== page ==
In the modern Digital Age, the primary IM services are WhatsApp, Kik Messenger, iMessage alongside a myriad of others boasting millions of users. But not so long ago, Microsoft’s MSN Messenger was the dominant force, but after the Windows maker acquired Skype for the tidy sum of $8.5 billion, things seemed to wane. Now, after 15 long years – the last few of which have been in relative obscurity – the software maker has finally decided to kill off MSN Messenger for good, which means users in China – which is the last place where Messenger lives – will have to say goodbye to Microsoft’s famed messaging service for good.
Used primarily by teens, MSN Messenger was among the first to prompt the Emoticon Era, one that has continued to flourish through digital conversations far and wide. Starting off as a very simple back-and-forth chat app, it soon moved beyond the basic, adding video chat, group convo and image / video / file sharing to its repertoire, but after the Skype acquisition and the rebranding to Windows Live Messenger, MSN was already losing users to Facebook, BBM and others.
If, like me, you grew up on this app and all of the ridiculous email addresses that folk used to use, you’ll probably be feeling a sense of sadness at the official culling of MSN Messenger. Although it wasn’t particularly secure at times – people used to unwittingly trade viruses and other forms of malware almost constantly – it was generally reliable, stable, and highly customizable.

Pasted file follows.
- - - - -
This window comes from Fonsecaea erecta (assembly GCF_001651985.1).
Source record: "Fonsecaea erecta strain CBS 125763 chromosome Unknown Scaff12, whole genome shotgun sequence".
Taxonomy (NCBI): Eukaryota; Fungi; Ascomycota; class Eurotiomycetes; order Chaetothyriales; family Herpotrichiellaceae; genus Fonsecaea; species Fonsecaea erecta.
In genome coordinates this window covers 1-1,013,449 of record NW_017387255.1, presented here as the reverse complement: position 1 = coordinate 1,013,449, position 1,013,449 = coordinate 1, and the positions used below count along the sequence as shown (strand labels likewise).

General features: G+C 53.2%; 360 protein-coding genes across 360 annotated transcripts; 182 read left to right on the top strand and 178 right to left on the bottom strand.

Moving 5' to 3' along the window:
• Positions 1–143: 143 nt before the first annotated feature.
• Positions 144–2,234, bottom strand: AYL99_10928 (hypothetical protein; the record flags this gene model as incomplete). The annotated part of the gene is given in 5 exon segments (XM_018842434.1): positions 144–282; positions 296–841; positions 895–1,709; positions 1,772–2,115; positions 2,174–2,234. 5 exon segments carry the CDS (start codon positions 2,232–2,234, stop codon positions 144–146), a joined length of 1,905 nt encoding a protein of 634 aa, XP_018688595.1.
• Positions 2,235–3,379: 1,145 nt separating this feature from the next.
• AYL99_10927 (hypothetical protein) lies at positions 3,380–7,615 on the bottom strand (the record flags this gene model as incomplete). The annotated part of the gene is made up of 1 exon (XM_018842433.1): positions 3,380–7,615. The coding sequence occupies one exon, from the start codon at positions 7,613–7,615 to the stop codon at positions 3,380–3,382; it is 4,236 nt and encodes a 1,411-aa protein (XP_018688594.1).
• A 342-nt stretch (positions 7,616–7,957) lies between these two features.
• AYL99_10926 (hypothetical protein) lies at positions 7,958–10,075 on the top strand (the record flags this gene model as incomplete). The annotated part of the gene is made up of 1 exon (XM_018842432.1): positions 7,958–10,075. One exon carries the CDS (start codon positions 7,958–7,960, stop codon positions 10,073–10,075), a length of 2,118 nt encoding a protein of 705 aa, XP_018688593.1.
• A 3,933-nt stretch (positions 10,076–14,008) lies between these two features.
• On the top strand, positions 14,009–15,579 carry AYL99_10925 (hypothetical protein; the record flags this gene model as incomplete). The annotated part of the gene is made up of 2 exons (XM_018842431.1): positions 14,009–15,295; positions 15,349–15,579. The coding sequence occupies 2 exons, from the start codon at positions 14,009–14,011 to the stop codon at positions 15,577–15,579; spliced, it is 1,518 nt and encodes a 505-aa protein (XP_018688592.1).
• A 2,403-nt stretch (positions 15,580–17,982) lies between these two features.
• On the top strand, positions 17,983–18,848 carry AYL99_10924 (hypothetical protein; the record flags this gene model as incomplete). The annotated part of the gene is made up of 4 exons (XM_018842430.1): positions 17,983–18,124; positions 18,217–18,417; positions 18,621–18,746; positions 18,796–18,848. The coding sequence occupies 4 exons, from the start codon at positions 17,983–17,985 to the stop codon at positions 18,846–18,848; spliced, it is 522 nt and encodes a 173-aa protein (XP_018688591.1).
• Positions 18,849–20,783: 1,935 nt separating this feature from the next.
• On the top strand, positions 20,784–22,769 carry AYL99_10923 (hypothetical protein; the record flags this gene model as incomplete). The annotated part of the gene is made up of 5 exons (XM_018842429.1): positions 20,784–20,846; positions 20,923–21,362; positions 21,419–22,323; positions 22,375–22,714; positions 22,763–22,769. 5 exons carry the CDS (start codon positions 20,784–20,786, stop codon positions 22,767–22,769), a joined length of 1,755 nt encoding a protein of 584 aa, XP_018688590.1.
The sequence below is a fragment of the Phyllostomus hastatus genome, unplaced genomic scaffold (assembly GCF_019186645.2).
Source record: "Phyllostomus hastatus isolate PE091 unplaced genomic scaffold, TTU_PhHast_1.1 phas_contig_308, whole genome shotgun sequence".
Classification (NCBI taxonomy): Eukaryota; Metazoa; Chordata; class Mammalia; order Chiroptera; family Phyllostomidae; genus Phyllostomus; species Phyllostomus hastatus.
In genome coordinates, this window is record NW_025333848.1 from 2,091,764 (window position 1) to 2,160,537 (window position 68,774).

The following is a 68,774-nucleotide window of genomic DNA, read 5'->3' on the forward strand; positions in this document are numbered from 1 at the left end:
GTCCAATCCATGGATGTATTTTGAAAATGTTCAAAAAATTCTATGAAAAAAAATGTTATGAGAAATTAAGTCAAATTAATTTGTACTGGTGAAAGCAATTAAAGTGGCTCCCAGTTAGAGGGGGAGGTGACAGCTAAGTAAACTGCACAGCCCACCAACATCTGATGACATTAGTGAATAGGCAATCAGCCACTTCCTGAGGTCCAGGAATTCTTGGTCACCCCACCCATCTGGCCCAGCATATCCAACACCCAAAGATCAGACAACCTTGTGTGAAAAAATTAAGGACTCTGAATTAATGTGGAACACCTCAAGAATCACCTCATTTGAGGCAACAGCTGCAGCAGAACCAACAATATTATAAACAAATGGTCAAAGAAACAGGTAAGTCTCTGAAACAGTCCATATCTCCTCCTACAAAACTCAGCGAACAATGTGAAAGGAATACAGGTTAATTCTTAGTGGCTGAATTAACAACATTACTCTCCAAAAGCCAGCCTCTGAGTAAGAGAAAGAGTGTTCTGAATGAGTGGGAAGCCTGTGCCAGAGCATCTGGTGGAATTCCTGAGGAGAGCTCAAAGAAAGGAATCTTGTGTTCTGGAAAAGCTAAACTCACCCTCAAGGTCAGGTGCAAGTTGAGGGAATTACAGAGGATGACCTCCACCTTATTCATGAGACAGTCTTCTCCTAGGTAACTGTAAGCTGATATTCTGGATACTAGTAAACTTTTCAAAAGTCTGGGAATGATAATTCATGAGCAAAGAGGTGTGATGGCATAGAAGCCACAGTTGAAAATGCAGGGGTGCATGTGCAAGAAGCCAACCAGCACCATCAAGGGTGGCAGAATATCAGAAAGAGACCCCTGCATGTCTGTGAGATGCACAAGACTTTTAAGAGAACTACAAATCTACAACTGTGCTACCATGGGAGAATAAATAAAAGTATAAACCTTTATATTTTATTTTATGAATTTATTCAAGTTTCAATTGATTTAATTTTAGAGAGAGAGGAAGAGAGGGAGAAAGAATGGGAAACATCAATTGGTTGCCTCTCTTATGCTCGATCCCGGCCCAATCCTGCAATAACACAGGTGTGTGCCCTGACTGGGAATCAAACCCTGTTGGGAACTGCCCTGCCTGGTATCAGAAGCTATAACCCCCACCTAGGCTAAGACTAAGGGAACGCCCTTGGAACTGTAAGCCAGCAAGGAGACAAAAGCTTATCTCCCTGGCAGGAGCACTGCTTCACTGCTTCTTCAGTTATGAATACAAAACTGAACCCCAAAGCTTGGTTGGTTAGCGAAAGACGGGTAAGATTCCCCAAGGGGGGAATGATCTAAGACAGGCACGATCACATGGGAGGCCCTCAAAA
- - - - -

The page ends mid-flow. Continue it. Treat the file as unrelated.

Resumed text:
I will certainly miss the laughable email addresses, emoticon-befuddled statuses and random encounters with, at times, some very strange individuals. But like all good things, MSN Messenger must come to an end, and to be honest, it’s been dead for many a year now.
When you look at apps like WhatsApp, though, which Facebook purchased for $16 billion earlier on this year, you have to wonder whether Microsoft was truly onto something but didn’t manage the transition appropriately. Had MSN been at the forefront of the smartphone boom, it’s not outlandish to suggest that it could still have hundreds of millions of users, but with the Windows maker having instead focused on Skype, MSN Messenger never really got its chance post-2007.
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